Everything Has Changed

Jul 8 2009

My last post was a couple of weeks ago, soon after we arrived back from Disneyland Paris. At that time I mentioned that my youngest daughter Camille had lost a lot of weight as she was refusing to eat and drink. Since that time, our world has been turned upside down. From this point my list has become unimportant, the only thing I want to achieve in life now is to see both of my girls get to their 21st birthdays and beyond healthy and happy. Let me give you a clearer picture of what has happened.

We arrived back from Disneyland Paris late on the Wednesday night. Camille hadn't really eaten very much all week to that point but was having a little and still drinking regularly. Over the course of the next few days the eating pretty much stopped completely and over Friday evening through to mid-afternoon Saturday she had not drunk a thing. Her lethargy had become a serious concern and with this we took her to a weekend clinic followed by Pediatric Assessment Unit (PAU ) at hospital. Everything about her looked normal aside from the unwillingness to take anything on. We left hospital that night hoping to naturally get her back eating and drinking.

By Monday my wife decided to take her back, she had very little since our first visit but again, everything had come back normal. By Thursday a third trip was the only option and this time they kept her in. The only way to ensure she was getting enough food was via a Nasal Gastric tube which was distressing for Camille and that night she had pulled it out so had to endure the process once again.

Over the course of the following few days, numerous tests were done on Camille's blood, the one we were all expecting to come back positive was the Coeliac Disease test. Coeliac's have a intolerance to wheat based foods and cases have shown that this disease can affect the patient psychologically as well as physically (vomiting, diarrhoea etc). The results from this test were not due until Wednesday. The Saturday before my wife suggested to the consultant doctor that she was worried about all sorts of things and asked for an MRI scan of Camille's head. The doctor suggested that it could be something to do with auto-immune issues, a problem that causes cells to attack each other.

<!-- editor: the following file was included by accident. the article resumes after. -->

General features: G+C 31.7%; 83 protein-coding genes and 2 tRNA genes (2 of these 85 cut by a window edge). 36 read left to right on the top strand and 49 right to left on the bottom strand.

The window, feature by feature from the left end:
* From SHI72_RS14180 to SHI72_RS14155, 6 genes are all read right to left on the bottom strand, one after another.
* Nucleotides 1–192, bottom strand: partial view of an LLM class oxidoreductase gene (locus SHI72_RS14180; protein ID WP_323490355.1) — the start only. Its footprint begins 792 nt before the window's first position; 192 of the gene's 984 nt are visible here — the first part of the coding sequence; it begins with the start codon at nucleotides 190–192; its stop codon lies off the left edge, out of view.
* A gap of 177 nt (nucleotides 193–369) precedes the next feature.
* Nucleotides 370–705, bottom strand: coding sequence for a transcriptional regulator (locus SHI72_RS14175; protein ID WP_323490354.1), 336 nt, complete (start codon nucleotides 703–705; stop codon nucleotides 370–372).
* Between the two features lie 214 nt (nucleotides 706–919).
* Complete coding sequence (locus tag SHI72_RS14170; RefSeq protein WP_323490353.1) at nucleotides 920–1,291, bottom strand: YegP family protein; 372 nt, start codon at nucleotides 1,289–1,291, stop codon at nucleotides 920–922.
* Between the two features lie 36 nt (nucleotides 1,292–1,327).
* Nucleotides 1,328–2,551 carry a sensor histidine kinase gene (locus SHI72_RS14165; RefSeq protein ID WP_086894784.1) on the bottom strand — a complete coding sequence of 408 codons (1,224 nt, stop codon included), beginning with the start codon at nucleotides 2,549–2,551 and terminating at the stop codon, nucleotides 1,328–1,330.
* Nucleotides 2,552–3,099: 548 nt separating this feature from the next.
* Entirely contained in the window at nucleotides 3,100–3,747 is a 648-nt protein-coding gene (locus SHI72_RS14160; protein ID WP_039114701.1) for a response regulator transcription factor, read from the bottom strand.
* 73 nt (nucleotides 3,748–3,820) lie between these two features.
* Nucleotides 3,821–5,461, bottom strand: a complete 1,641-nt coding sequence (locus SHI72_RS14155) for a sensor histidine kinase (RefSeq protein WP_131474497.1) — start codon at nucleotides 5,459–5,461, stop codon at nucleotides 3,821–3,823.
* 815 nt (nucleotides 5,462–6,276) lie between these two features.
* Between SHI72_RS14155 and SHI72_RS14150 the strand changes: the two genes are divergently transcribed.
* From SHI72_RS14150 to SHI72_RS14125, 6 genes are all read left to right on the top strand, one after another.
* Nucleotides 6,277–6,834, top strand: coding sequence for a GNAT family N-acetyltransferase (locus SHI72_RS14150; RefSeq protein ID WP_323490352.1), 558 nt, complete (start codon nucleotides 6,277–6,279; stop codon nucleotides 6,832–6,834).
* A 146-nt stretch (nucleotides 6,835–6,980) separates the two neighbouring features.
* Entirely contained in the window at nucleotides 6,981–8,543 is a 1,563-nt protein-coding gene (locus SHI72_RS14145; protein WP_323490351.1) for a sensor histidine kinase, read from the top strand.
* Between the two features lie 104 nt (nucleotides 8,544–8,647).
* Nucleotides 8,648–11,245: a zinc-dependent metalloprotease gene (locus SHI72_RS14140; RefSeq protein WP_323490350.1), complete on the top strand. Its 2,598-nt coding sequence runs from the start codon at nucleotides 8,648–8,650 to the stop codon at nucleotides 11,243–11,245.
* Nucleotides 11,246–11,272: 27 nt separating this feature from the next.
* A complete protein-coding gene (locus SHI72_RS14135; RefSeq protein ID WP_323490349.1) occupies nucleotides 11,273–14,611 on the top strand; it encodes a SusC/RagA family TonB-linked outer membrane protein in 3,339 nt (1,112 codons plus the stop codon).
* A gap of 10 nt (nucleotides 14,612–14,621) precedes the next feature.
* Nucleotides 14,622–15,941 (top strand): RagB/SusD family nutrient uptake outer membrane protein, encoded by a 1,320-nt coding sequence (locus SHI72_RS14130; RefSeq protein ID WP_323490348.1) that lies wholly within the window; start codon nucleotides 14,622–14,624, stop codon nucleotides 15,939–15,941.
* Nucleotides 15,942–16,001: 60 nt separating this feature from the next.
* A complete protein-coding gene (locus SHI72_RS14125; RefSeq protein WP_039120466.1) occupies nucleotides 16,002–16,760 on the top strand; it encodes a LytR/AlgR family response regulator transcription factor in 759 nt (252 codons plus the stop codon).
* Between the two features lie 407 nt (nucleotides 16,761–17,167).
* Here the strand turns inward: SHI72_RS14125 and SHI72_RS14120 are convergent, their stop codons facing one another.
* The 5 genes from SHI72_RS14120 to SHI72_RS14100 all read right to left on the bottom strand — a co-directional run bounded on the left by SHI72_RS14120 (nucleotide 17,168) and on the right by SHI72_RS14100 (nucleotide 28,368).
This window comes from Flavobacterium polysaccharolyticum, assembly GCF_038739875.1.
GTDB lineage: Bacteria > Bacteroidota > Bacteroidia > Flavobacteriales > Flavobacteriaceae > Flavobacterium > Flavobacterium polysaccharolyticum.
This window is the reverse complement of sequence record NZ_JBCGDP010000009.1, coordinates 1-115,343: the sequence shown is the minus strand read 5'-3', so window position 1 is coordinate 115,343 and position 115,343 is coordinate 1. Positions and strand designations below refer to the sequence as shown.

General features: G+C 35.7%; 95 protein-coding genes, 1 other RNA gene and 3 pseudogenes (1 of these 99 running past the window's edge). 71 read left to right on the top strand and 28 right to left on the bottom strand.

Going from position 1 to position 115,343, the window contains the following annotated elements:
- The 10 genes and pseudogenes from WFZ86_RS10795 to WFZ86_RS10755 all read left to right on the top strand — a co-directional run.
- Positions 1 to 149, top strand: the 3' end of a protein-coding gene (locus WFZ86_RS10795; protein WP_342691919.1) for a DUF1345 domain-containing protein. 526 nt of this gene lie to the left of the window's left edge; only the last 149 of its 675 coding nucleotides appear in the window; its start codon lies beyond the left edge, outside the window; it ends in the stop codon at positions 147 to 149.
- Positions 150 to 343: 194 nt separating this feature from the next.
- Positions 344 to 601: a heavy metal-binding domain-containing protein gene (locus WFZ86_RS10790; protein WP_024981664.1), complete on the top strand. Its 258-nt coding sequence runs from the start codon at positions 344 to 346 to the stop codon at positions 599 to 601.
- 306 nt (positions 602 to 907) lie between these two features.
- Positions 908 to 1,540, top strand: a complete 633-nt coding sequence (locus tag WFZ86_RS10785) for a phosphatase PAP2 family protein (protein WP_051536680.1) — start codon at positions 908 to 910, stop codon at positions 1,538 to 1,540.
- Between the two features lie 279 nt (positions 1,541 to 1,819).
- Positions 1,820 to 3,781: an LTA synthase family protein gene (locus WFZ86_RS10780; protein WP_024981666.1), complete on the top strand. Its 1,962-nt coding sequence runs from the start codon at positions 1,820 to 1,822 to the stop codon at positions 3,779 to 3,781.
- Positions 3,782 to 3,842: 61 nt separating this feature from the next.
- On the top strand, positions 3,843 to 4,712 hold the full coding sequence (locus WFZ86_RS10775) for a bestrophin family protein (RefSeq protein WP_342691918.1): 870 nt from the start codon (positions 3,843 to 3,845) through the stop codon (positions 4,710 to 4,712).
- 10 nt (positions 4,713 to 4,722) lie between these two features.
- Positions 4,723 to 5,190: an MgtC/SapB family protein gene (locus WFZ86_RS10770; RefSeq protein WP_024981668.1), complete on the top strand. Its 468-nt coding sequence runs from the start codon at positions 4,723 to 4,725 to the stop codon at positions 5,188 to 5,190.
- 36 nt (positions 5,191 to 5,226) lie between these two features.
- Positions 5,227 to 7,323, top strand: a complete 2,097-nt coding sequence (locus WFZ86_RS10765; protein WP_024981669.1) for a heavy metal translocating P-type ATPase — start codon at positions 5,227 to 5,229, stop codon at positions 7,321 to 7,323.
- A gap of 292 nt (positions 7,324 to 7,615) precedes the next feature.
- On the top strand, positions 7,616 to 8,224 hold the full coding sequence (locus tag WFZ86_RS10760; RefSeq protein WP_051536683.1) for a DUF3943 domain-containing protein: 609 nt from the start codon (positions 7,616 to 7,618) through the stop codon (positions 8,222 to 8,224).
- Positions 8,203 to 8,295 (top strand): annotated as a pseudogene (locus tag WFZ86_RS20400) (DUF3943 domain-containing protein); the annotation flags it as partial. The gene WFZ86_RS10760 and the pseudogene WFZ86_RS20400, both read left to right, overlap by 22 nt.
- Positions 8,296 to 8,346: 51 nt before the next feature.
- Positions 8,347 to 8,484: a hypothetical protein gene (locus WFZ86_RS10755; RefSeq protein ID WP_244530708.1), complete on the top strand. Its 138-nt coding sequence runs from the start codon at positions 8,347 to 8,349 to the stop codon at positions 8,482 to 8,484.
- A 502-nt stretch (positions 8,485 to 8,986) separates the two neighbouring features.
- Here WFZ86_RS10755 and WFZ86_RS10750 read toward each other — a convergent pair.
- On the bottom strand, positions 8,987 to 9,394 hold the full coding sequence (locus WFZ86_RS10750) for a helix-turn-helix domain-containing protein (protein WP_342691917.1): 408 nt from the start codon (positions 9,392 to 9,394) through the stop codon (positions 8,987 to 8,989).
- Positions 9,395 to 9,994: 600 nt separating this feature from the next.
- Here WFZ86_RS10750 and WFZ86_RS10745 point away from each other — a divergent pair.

The MRI scan took place at 15:00 on Monday, I was unfortunately not present as I struggled for over 20 minutes to get a car parking space. Camille's lethargy was a serious concern for everybody, but due to the research I had done on the Coeliac Disease idea, we were all pretty confident a change in diet would sort her out.

At 17:00 my wife and I were called through into a private room, and our consultant doctor said the words "There is no easy way to tell you this.....". Camille's scan had shown a large brain tumour and from that point nothing could ever be the same again. I can still just see the doctors face as he was telling us, I will be haunted by that image for the rest of my life. We both broke down but somehow managed to get all close family to come to the hospital as soon as possible. We broke the news to them as one, and while we all came to terms with the news an ambulance was booked to take us to Addenbrookes hospital that night. We arrived in Cambridge at 21:00, only four hours after the diagnosis.

A neurosurgeon Mr Kotter visited us that night after having briefly reviewed the scan. His demeanor suggested this was not good and we were going to have to fight hard to keep our little girl. The rest of the evening was quiet, horrible and we were inconsolable . To deepen the problem of our ever wandering minds, I was made to leave my sick two year old and wife and go to spend the night in some NHS accommodation consisting of a pile of sheets and single bed. I didn't sleep very well that night, and from 5.00am I was wide awake, crying continuously until it was 6.15am and I could start to consider going back to the ward.